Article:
Fat Dude Digs Flicks’s review published on Letterboxd:
Movies 2021 - 32. Judas and the Black Messiah (2020; written by Will Berson and Shaka King; directed by Shaka King)
🌮🌮🌮🌮 (4 tacos)
A low level criminal is forced by the FBI to gain intelligence against the Black Panther Party. Judas and the Black Messiah is a battering ram to the doors of American cinema. This is for a multitude of reasons, of course. From the story itself, to the strength of its cast, to the introduction of a powerful new voice in filmmaking, Judas and the Black Messiah is a movie that grabs its audience by the lapels and forces them to look back at a period of racial injustice that does not feel as far away as 50 years should.
Shaka King’s film stars LaKeith Stanfield as Bill O’Neal, a criminal picked up by the FBI when a car theft goes awry. He can face jail time or help the bureau bring down Fred Hampton, a rising voice against oppression in the Black Panther’s fight. Hampton is played by Daniel Kaluuya, a name growing more and more familiar with audiences, and gaining prestige along the way. His Hampton is a powerful presence, delivering persuasive speeches and uniting those who feel cast aside by a world in which they have no power. Hampton can be a storm, personifying both the calm and the torrents, in his quest for justice and equality. Every step along the way, he faces more and more obstacles, often caused by O’Neal’s betrayal, until his eventual dance with his historical fate.
Judas and the Black Messiah works so incredibly well because of its powerful cast. Stanfield and Kaluuya are the driving force behind this movie. Kaluuya is an actor I can sing the praises of for days. If this film doesn’t win him his Oscar, he will earn opportunity after opportunity from this point forward. He has a gift for this field and only gets better with each performance. He can command attention with his vocalized strength, but can do it just as well with a whisper and a cock of the head. Stanfield is another actor who can only boost forward from this. His primary emotion is torment. You can feel the weight of the pressure he is under on his shoulders the entire film. O’Neal is actively betraying the men he is standing alongside on a daily basis, and yet, the audience still feels a sense of empathy for all the anguish he endures. You’re angry with him, but it’s almost a piteous anger.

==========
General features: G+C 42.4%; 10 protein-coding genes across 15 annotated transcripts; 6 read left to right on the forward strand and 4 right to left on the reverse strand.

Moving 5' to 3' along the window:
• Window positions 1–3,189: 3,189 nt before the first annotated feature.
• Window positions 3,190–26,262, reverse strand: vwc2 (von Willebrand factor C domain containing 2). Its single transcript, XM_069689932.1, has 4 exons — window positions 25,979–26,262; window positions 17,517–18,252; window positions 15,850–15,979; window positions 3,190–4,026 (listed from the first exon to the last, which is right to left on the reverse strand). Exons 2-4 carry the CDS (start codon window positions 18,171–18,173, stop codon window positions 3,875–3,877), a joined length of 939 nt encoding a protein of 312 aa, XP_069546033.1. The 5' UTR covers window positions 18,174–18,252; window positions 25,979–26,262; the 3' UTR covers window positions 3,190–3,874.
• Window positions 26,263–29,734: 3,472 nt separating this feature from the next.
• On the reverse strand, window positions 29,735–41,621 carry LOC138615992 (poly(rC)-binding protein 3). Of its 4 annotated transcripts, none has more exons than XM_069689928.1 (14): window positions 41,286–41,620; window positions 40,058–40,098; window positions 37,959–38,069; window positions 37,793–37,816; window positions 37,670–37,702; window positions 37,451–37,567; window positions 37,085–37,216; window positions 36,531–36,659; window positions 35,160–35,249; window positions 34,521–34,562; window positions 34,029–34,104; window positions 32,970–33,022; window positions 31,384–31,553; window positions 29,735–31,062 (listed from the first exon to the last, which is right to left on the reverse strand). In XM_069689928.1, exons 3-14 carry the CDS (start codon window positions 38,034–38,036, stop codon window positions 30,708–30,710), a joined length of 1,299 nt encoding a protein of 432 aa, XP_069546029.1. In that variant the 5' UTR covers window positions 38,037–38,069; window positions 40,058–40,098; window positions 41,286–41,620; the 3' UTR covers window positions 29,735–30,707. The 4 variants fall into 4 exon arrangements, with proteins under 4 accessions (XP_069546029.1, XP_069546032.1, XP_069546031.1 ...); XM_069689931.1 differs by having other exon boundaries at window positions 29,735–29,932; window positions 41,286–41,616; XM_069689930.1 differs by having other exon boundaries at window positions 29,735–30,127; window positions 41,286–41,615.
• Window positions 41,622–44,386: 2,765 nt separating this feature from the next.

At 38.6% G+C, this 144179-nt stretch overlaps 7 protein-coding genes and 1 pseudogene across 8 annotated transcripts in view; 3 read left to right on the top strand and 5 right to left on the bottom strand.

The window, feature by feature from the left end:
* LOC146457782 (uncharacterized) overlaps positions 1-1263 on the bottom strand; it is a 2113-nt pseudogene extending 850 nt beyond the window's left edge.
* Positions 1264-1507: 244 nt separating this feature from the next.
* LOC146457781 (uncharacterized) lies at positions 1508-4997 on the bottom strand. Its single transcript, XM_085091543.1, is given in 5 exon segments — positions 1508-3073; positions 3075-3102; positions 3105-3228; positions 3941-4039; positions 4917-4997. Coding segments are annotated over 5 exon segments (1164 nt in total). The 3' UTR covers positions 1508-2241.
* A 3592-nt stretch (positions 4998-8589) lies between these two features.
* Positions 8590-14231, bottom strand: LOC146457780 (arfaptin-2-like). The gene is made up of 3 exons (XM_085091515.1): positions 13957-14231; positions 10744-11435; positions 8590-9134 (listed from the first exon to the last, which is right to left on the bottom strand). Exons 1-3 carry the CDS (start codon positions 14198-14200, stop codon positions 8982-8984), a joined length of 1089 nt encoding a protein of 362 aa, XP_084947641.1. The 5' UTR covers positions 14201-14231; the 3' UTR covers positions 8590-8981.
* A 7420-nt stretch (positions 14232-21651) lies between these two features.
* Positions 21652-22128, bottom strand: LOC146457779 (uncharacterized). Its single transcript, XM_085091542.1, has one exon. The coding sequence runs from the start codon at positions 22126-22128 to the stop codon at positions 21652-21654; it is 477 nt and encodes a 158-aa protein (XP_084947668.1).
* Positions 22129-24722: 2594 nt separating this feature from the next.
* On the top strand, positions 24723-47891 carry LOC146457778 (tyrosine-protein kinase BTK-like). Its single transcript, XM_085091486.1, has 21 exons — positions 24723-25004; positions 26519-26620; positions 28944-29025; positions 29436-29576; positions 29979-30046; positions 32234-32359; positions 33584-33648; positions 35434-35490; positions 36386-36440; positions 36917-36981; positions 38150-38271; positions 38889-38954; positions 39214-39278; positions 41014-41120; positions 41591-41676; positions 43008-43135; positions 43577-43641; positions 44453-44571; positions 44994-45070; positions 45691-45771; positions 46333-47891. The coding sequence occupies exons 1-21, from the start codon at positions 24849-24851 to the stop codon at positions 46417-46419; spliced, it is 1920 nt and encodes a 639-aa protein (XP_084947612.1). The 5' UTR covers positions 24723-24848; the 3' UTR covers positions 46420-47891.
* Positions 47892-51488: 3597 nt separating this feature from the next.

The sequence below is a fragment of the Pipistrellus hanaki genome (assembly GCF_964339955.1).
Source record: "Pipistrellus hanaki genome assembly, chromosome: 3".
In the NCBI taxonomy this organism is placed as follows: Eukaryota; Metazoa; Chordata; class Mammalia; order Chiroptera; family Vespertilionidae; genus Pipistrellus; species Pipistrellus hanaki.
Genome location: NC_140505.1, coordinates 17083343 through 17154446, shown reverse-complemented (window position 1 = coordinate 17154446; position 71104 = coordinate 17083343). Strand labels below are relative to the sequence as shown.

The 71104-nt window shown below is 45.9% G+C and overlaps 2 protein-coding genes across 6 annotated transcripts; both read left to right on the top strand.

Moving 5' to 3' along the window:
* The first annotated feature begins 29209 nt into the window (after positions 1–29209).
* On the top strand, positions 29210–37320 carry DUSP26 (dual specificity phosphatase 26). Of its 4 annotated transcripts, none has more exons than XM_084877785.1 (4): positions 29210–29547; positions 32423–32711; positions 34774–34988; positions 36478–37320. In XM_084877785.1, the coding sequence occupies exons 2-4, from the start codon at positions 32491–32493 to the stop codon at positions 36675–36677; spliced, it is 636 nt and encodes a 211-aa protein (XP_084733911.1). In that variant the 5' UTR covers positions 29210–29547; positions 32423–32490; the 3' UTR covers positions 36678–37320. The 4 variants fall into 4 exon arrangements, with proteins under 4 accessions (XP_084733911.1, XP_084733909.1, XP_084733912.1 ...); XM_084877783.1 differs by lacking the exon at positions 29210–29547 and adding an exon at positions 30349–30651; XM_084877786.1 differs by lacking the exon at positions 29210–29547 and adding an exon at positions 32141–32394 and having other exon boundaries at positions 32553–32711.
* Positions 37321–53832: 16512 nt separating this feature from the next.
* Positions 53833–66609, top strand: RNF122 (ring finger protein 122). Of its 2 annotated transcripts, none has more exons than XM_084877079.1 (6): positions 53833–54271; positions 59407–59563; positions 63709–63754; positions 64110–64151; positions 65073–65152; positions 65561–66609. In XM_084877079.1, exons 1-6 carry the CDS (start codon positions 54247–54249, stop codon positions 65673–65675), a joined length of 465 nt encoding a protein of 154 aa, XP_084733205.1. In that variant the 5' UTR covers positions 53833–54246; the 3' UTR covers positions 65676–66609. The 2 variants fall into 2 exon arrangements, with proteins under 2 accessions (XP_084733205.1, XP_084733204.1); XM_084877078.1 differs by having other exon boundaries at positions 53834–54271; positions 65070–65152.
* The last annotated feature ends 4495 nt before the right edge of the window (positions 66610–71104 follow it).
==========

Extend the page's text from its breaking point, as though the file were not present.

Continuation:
Kaluuya and Stanfield aren’t alone in the film. The supporting cast is also phenomenal. I don’t know where Dominique Fishback came from, but she will no doubt have a great career in front of her. Fishback plays Hampton’s love interest and she is beyond phenomenal. It isn’t so much that she is the emotional core as there are so many tertiary characters that contribute to the emotional storytelling of the film, but there is something about just how she conveys her emotions. Your heart breaks for her on this journey, but at the same time, she exudes strength. Jesse Plemmons continues his upward thrust as a great supporting actor in excellent movies. Looking back on Friday Night Lights, I’m not sure I would have expected Plemmons to be one of the top three dramatic actors to come out of that cast, but he absolutely is.
The true heartbreak of Judas and the Black Messiah is that the relevance of its message continues to ring true today. There is still a fight for equality, civil rights, and justice. Manipulation and violence are still used as a tools to silence those who fight. The foul stench of racism, be it systemic or through blatant verbal or physical attacks, continues to waft its way through our nation. Hopefully seeing something like Judas and the Black Messiah will serve as a motive to keep fighting and to keep marching. It certainly deserves to as something special. And although the film ultimately is a tragedy on loss and the impact of guilt, there still a sense of triumph in remembrance.